Web Content & Applications

MyCUInfo Being Redesigned for Ease-of-Use

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You spoke and we listened. You asked for less clutter and more direct access to the things you use most in the MyCUInfo portal. And so on April 30, thanks to the efforts of the CU-Boulder portal usability team, MyCUInfo will undergo an update to make it easier for faculty, staff and students to find the information and resources that they use most.

Hosted Web Applications

Overview

Our Shared Infastructure Services group offers web hosting. This service exists on redundant Red Hat Linux front-end servers running Apache and PHP, with a backend database server running MySQL (we also offer a Windows / IIS hosting option).

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Who can get it

Who can get it

This service is appropriate for departments that wish to make use of dynamic content on their site, or departments using a vanity domain (non-colorado.edu) URL. The departments must also have resources for developing and maintaining their own web site / web application or for hiring a third-party vendor.

How to get it

How to get it

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Training & Consulting

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For a consultation, contact Orrie Gartner.

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Unix Guide - vi Commands

Window motions

<CTRL>d -- Scroll down (half a screen)
<CTRL> -- Scroll up (half a screen)
<CTRL>f -- Page forward
<CTRL>b -- Page backward
/string -- Search forward
?string -- Search backward
n -- Repeat search
N -- Repeat search reverse
G -- Go to last line
nG -- Go to line n :n -- Go to line n
<CTRL>l -- Redraw screen
<CTRL>g -- File information

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Unix Guide - OIT Unix Editors

Overview

Three screen editors are available on OIT Unix systems. They are pico, vi, and emacs.

pico

Pico is the editor that pine uses by default to compose messages. If you use pine, you will find pico very easy to use. Even if you do not use pine, pico is a very simple screen editor to learn. The commands are always listed at the bottom of the screen. If you lack experience with editors, this is probably the one for you.

To view the online manual pages for this edtor, type man pico at the prompt:

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Unix Guide - Printing

The lpr Command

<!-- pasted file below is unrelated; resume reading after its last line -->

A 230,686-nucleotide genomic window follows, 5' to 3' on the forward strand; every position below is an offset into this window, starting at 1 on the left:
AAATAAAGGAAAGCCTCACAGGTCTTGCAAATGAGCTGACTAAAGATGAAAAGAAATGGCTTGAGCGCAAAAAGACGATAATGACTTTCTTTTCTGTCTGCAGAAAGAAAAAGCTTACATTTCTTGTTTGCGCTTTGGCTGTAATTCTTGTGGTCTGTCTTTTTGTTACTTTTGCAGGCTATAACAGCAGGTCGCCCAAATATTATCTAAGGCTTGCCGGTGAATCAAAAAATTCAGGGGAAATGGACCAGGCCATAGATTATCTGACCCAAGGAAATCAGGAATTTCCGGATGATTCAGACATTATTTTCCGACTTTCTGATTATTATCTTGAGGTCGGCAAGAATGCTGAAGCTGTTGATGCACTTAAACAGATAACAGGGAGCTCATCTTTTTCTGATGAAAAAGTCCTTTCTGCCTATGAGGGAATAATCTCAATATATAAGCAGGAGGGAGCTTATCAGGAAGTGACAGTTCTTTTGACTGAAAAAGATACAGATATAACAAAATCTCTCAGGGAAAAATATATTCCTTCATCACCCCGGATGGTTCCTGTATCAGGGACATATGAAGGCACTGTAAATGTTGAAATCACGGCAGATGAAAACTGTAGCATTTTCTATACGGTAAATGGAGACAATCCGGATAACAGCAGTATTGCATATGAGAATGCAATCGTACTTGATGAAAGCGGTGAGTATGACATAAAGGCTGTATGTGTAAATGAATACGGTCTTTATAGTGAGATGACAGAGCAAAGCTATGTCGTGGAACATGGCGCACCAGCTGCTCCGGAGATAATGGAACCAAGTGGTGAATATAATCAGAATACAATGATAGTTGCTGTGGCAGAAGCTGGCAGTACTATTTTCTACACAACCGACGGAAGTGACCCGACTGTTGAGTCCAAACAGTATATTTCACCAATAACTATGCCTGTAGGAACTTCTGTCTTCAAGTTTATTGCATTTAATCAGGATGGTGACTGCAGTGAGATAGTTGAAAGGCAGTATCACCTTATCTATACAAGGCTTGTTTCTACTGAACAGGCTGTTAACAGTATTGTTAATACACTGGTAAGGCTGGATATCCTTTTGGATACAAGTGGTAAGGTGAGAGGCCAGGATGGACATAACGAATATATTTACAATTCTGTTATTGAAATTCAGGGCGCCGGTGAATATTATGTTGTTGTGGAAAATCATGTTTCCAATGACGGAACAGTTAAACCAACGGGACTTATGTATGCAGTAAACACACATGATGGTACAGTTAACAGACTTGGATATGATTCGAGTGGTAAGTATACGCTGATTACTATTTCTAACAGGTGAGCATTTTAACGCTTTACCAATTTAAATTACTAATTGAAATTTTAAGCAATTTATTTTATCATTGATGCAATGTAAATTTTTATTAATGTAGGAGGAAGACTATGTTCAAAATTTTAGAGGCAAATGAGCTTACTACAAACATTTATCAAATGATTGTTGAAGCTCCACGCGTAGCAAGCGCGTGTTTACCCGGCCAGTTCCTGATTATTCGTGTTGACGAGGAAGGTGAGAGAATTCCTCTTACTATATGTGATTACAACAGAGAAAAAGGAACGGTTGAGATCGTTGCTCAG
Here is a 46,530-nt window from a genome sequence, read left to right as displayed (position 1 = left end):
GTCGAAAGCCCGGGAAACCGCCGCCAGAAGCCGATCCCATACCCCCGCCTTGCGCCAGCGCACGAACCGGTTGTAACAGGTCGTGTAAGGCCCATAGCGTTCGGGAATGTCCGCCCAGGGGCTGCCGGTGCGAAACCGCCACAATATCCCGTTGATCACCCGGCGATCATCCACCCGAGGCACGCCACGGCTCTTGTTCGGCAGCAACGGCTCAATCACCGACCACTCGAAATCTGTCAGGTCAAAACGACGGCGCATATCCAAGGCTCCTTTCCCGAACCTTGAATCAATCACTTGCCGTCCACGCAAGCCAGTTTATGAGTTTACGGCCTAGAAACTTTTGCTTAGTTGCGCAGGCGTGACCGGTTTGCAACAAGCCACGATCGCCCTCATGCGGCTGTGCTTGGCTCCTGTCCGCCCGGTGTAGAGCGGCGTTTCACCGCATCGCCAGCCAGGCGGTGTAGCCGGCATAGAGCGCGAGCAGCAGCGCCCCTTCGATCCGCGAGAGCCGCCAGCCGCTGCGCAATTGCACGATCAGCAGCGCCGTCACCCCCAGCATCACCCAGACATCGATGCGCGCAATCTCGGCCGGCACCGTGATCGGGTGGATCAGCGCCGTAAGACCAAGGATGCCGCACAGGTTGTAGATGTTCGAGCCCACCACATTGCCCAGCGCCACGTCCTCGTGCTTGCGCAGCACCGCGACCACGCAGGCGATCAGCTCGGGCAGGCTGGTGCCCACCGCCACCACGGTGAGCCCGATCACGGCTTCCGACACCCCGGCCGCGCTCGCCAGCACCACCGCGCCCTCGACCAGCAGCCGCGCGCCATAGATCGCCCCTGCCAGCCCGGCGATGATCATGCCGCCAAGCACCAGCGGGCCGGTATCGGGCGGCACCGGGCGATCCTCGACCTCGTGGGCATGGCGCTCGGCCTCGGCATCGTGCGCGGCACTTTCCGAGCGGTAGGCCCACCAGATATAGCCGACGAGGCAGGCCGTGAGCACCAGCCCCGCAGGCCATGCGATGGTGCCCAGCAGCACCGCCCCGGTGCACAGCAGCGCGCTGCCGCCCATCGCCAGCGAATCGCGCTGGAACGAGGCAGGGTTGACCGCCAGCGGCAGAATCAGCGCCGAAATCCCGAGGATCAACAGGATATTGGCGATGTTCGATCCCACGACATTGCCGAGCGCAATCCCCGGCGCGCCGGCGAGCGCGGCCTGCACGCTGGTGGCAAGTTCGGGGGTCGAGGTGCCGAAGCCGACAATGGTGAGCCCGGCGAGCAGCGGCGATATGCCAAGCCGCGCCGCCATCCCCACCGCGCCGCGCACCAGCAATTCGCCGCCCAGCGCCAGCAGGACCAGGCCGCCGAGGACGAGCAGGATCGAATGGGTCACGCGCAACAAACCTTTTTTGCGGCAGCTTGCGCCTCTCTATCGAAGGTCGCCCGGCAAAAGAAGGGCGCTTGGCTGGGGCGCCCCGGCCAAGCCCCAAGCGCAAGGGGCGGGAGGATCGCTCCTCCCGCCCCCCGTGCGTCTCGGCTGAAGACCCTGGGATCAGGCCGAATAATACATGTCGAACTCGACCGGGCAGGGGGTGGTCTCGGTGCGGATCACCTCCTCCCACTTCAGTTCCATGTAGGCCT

The first thing to know is the lpr command. The basic syntax to print any file on any printing resource is

spot> lpr -P resource-name file-name

where resource-name is the name of the printing resource (ie, printer) and file-name is the name of the file to be printed. Unix print jobs are "spooled," which means the file specified by the lpr command is copied into a "spooling directory," where it is actually printed.

Learn more about Printing

spot> man printing

 

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Unix Guide - OIT Unix Compilers

Compilers

This is an overview of how to compile programs on Unix machines. The examples are specific to the C compiler but can be applied to all Unix compilers. Note that compilers are available only on rintintin, rastro, and eddie--not on the information-only machines like spot. To find out which compilers are on a particular machine, type:

man -k compile

This command will produce a list of all the compilers that have manual pages and will indicate which sections address compilers. For example, on spot the output looks like this:

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Unix Guide - Local Unix Conventions

Local Documents

This document is designed to introduce Boulder Campus users to local Unix conventions that they may have not seen on Unix systems at other sites. The directory

/usr/cns/doc

contains several files that explain OIT procedures, user responsibilities, and some third-party software documentation. In particular, Accounts, Disk Allocation, and User Responsibilities should be consulted.

Home Directory Conventions

The path to a user's home directory uses the following convention:

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Unix Guide - Using the Online Manual

Launch man

To use the online Unix manual, enter the command man, followed by the subject you want to read about. For example, to find out nearly everything there is to know about the Unix command ls, which displays the contents of a directory, type man ls in response to the system prompt.

spot> man ls

For more information on the man command itself, type

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Unix Guide - Getting Started

Logging In

To log in to your Unix account, enter your login name at the login: prompt and press RETURN

login: your-login-name

Or, on Macintosh's Terminal application you will enter:

ssh username@yourserver.colorado.edu

You will now see the Password: prompt

Password:

Enter your password exactly and press RETURN. Your password will not be displayed on the screen as you type it. Your login and password are case-sensitive.

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